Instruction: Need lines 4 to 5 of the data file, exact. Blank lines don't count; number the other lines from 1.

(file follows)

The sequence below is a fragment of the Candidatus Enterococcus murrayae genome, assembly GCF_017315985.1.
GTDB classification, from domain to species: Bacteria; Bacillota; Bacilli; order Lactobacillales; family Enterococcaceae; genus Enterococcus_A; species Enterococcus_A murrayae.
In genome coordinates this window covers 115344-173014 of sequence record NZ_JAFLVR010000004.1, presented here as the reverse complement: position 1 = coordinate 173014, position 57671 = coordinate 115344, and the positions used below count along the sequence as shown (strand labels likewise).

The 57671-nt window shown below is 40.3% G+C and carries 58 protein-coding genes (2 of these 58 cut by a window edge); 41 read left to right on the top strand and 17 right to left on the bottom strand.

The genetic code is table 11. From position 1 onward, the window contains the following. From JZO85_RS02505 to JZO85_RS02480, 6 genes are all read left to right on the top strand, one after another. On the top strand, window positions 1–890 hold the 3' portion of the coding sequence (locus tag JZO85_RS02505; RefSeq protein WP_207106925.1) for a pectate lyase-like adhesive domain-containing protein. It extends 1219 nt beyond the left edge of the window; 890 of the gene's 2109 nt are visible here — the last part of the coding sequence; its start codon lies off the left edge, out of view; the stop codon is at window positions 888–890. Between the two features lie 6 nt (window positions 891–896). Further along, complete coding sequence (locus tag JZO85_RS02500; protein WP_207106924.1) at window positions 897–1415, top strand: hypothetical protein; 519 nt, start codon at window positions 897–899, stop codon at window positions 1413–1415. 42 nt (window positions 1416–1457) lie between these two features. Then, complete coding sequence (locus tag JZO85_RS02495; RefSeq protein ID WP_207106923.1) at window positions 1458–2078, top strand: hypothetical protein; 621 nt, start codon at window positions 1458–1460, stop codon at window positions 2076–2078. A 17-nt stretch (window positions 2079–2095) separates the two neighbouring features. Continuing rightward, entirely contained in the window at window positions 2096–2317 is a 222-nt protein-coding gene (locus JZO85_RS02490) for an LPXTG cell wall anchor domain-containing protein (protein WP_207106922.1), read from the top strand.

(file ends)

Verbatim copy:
The 57671-nt window shown below is 40.3% G+C and carries 58 protein-coding genes (2 of these 58 cut by a window edge); 41 read left to right on the top strand and 17 right to left on the bottom strand.

The genetic code is table 11. From position 1 onward, the window contains the following. From JZO85_RS02505 to JZO85_RS02480, 6 genes are all read left to right on the top strand, one after another. On the top strand, window positions 1–890 hold the 3' portion of the coding sequence (locus tag JZO85_RS02505; RefSeq protein WP_207106925.1) for a pectate lyase-like adhesive domain-containing protein. It extends 1219 nt beyond the left edge of the window; 890 of the gene's 2109 nt are visible here — the last part of the coding sequence; its start codon lies off the left edge, out of view; the stop codon is at window positions 888–890. Between the two features lie 6 nt (window positions 891–896). Further along, complete coding sequence (locus tag JZO85_RS02500; protein WP_207106924.1) at window positions 897–1415, top strand: hypothetical protein; 519 nt, start codon at window positions 897–899, stop codon at window positions 1413–1415. 42 nt (window positions 1416–1457) lie between these two features. Then, complete coding sequence (locus tag JZO85_RS02495; RefSeq protein ID WP_207106923.1) at window positions 1458–2078, top strand: hypothetical protein; 621 nt, start codon at window positions 1458–1460, stop codon at window positions 2076–2078. A 17-nt stretch (window positions 2079–2095) separates the two neighbouring features. Continuing rightward, entirely contained in the window at window positions 2096–2317 is a 222-nt protein-coding gene (locus JZO85_RS02490) for an LPXTG cell wall anchor domain-containing protein (protein WP_207106922.1), read from the top strand.